Worship. It is a word we associate with church services and singing inspiring and moving songs. But at the heart of worship is something deeper and more profound. It’s more than just something we do or feel. It’s a choice, a commitment we make. Worhsip expresses what God means to us, how much we value him. Worship expresses what God is worth.
In our reading from Mark chapter 12 we find someone who demonstrates the true heart of worship.
For Jesus it was the end of an exhausting and disheartening day, verbally jousting with his opponents. He had been teaching in the temple courtyard in Jerusalem, and one after another his enemies came to trap him in his word. “By what authority do you do these things?” they asked. “Is it right to pay taxes to Caesar or not? Should we pay or shouldn’t we?”
Then the Sadducees got in on the act. “Now there were seven brothers,” went their story. “The first brother married and died without leaving any children. The second brother married the widow, but he also died, leaving no child. In fact, none of the seven left any children. Last of all, the woman died too. At the resurrection whose wife will she be, since all seven brothers were married to her?”
Then one of the teachers of the law joined in the tag team harassment of Jesus. “Of all the commandments which is the most important?”
None of these questions were designed to get information. None of them were asked in order to learn. All of them were put to Jesus to trap him. To trip him up in his words. To show to the people that he was an ignorant fool. To show him up as the imposter they thought he was.
I mean, paying tax to Caesar or not. It was like throwing Jesus a grenade and watching it blow up in his hands. If he said, “Yes, pay,” well that wouldn’t be popular with the people. And if he said, “No, don’t pay,” well that wouldn’t be popular with the Romans. It was a question that was meant to damn him if he did and to damn him if he didn’t.
This was what Jesus had to put up with all that long day. A bunch of hypocrites. Pretenders. Play actors who had learned their lines well but whose hearts were far from God. The heart of Jerusalem was rotten to the core. Its temple was filled with the smoke from a thousand burnt offerings. The shrine ran with rivers of blood and precious oil. But where was the justice? Where was the mercy? Where was the humility? Where was the fruit that the Lord requires for his labour? Where was the faith? Where was the devotion? Where was the consecration?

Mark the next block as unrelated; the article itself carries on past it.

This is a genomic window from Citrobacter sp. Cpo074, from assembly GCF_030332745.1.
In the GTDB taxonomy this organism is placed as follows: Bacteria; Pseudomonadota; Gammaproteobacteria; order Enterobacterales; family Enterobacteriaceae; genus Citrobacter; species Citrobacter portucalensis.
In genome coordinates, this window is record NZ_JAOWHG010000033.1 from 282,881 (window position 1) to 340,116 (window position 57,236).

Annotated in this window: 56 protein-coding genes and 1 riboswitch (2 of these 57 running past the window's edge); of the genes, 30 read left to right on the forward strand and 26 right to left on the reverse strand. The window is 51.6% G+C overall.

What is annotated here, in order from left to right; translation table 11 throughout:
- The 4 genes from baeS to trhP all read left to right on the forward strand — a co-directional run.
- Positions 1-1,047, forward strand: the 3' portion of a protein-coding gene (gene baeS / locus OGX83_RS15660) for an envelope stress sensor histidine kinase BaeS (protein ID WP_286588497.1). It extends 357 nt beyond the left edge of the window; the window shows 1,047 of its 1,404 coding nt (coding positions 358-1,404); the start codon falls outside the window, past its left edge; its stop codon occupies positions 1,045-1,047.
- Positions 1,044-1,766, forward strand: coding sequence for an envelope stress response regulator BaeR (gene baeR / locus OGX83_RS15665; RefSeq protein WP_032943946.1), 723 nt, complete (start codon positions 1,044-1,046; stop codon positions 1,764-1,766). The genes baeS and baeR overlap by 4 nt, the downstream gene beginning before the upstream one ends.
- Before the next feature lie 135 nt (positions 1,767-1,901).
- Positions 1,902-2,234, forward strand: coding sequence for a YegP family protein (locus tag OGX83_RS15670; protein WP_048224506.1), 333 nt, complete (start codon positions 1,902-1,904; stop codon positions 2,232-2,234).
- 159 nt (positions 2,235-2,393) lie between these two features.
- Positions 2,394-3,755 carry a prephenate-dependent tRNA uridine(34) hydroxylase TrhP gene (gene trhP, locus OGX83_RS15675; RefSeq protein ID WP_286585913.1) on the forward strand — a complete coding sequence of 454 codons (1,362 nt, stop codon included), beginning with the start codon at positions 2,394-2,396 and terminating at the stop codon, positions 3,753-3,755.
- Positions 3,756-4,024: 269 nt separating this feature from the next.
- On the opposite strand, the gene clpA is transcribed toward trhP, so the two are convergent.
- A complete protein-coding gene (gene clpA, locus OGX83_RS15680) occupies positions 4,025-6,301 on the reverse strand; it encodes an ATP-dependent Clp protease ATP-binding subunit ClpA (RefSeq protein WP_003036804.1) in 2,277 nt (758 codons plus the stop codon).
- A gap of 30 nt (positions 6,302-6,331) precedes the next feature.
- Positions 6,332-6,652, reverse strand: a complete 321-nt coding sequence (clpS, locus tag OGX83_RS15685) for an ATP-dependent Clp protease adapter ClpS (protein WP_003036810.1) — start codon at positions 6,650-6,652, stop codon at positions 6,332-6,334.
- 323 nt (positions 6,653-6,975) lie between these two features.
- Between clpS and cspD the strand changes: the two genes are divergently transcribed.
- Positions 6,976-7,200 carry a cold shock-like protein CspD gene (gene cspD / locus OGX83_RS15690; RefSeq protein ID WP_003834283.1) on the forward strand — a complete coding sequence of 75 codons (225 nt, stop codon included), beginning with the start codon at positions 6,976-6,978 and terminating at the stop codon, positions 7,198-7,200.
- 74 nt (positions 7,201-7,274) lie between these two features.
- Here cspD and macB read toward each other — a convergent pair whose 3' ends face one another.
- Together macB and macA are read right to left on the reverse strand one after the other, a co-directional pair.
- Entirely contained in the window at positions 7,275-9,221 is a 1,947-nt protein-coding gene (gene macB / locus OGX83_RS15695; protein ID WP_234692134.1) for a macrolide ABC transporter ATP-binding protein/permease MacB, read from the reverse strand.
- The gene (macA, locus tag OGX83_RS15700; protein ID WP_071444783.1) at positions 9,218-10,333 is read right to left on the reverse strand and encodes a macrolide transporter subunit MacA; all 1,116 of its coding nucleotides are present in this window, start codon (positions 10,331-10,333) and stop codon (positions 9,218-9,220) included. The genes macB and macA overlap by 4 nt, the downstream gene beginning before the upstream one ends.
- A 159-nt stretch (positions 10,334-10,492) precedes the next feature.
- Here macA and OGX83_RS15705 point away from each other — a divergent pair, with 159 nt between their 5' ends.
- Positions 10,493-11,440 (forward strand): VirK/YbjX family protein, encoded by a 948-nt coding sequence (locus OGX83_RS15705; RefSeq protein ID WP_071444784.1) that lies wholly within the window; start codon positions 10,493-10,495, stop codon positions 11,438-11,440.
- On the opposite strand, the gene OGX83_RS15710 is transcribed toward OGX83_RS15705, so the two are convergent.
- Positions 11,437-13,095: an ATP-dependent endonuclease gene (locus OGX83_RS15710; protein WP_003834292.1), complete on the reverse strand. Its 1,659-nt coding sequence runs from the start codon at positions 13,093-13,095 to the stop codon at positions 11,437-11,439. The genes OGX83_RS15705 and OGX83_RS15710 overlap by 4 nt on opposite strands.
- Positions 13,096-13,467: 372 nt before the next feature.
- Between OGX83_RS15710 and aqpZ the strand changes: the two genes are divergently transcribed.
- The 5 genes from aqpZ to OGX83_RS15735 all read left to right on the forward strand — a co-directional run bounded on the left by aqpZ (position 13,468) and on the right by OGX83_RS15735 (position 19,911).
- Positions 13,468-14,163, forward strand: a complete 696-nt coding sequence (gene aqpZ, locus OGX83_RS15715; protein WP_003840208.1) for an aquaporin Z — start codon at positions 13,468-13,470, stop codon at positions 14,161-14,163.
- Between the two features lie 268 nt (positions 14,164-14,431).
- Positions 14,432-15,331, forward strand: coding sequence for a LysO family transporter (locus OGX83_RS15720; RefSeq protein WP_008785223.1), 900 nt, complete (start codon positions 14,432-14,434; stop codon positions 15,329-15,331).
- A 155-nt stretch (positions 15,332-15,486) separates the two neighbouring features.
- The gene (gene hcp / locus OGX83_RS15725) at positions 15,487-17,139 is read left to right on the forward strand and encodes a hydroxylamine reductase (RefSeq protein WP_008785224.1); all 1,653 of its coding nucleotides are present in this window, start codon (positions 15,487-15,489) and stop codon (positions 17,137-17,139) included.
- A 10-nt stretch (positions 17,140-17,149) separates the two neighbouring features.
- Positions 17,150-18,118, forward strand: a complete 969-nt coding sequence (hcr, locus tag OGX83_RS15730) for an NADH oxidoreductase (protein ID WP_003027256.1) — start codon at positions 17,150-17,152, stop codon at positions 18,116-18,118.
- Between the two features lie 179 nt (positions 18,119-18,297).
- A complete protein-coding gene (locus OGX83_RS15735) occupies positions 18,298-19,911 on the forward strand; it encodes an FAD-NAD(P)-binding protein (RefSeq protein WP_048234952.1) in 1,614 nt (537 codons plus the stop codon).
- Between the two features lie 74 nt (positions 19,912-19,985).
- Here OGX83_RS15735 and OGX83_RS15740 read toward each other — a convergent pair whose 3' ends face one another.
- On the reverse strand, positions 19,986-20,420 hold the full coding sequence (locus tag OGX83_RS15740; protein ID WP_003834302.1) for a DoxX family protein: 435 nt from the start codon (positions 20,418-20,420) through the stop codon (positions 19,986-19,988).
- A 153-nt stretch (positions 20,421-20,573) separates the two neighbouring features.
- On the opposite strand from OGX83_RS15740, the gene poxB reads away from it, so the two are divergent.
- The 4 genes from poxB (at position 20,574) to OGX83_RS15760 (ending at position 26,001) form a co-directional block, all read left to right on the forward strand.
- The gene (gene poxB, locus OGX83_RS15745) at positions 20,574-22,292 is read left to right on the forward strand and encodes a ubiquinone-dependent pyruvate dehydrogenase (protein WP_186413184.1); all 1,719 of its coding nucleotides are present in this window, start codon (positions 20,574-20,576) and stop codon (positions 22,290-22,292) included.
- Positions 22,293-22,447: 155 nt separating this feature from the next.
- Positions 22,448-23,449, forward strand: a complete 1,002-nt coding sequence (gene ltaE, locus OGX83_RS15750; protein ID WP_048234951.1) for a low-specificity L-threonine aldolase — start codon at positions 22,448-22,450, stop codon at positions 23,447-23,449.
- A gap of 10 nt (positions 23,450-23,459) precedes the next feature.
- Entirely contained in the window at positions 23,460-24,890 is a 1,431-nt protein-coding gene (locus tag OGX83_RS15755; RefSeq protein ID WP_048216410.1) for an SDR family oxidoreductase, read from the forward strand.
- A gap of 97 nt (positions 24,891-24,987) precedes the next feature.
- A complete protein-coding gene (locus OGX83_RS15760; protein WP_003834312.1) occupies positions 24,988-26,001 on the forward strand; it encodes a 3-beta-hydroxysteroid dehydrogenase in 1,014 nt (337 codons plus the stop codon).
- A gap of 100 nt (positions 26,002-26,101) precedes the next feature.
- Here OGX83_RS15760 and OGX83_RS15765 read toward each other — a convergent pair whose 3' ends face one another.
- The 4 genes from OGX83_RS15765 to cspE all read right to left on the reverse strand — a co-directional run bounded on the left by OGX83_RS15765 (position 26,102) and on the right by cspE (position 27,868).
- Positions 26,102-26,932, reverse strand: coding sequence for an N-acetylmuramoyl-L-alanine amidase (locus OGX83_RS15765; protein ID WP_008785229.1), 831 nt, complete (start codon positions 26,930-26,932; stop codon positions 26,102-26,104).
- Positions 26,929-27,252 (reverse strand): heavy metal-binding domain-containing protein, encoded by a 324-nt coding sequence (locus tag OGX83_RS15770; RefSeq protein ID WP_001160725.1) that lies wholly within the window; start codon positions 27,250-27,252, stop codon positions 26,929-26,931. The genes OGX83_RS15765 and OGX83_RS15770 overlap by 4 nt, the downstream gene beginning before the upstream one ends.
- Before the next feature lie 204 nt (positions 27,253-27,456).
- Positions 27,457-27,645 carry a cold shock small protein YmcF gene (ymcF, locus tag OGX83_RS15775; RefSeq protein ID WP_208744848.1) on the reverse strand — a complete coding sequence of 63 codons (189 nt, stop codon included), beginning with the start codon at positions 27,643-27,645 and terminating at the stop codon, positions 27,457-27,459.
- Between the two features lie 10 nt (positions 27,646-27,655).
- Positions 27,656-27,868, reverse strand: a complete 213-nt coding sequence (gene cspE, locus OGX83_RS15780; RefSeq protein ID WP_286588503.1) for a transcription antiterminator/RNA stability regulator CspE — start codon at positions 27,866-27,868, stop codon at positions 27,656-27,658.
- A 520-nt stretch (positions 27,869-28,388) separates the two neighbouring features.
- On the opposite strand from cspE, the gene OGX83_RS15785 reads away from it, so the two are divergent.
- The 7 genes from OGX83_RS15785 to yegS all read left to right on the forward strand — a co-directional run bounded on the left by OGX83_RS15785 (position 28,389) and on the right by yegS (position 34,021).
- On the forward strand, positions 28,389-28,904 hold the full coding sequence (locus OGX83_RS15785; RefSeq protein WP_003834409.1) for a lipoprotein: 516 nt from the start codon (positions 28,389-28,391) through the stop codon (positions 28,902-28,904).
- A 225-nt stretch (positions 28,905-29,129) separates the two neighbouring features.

Jesus was not to find it that day among the leaders of Israel, but he did find it in the example of a poor widow. She was part of a crowd going into the temple building and walking past the offering box. Many people were putting in lots of money. Probably making a big show of it. “Look at me. Look at me. See how much money I’m putting in. See how much I love God.”
But the widow was keeping quiet. She didn’t want to draw attention to herself. She wanted to leave her offering and disappear back into obscurity. She didn’t have much to give. She didn’t have much to feel proud about. So she just let her coins drop into the offering box and went her way.
But Jesus pointed her out to his disciples. This was what he’d been looking for. This was the kind of worship that God looked for in his temple. Jesus said to them,
I tell you the truth, this poor widow has put more into the treasury than all the others.
Now in one important sense, Jesus could not be more wrong. She hadn’t put in more. She had put in less. She put in a lot less. In fact it would have been harder to put in less than she did. She put in two little copper coins. The smallest denomination of coins that existed in Jesus’ day. In today’s money she had put in two five cent pieces.
When I was a kid you could buy 5 licorice sticks for 10 cents, but what could you buy these days? You can’t buy a lolly. You can’t buy an apple. You can’t buy a yo yo. You can’t buy a piece of chewing gum. You can’t buy a marble. What’s a five cent piece worth anyway? All it’s good for is change from a $100 for something that is $99.95. Save up enough of them and you could buy a box of matches. But on their own five cent pieces are worthless. No wonder the government’s been thinking of getting rid of them. Two of them is not much better.